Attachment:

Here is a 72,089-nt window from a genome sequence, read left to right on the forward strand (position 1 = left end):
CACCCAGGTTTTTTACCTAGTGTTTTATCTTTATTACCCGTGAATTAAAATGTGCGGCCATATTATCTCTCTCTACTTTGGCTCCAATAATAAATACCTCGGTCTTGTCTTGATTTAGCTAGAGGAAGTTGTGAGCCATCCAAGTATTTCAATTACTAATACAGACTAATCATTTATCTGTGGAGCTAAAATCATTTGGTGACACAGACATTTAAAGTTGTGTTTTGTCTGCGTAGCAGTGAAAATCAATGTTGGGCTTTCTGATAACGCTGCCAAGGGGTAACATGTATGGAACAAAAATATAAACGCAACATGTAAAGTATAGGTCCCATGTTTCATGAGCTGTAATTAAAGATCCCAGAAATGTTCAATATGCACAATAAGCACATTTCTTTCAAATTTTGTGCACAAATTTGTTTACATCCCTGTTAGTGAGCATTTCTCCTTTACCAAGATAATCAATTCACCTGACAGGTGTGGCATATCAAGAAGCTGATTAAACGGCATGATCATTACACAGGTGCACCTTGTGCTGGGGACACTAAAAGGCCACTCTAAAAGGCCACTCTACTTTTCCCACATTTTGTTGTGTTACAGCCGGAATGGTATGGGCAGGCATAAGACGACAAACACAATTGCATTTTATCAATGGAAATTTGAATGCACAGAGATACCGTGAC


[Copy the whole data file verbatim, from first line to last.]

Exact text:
Here is a 72,089-nt window from a genome sequence, read left to right on the forward strand (position 1 = left end):
CACCCAGGTTTTTTACCTAGTGTTTTATCTTTATTACCCGTGAATTAAAATGTGCGGCCATATTATCTCTCTCTACTTTGGCTCCAATAATAAATACCTCGGTCTTGTCTTGATTTAGCTAGAGGAAGTTGTGAGCCATCCAAGTATTTCAATTACTAATACAGACTAATCATTTATCTGTGGAGCTAAAATCATTTGGTGACACAGACATTTAAAGTTGTGTTTTGTCTGCGTAGCAGTGAAAATCAATGTTGGGCTTTCTGATAACGCTGCCAAGGGGTAACATGTATGGAACAAAAATATAAACGCAACATGTAAAGTATAGGTCCCATGTTTCATGAGCTGTAATTAAAGATCCCAGAAATGTTCAATATGCACAATAAGCACATTTCTTTCAAATTTTGTGCACAAATTTGTTTACATCCCTGTTAGTGAGCATTTCTCCTTTACCAAGATAATCAATTCACCTGACAGGTGTGGCATATCAAGAAGCTGATTAAACGGCATGATCATTACACAGGTGCACCTTGTGCTGGGGACACTAAAAGGCCACTCTAAAAGGCCACTCTACTTTTCCCACATTTTGTTGTGTTACAGCCGGAATGGTATGGGCAGGCATAAGACGACAAACACAATTGCATTTTATCAATGGAAATTTGAATGCACAGAGATACCGTGAC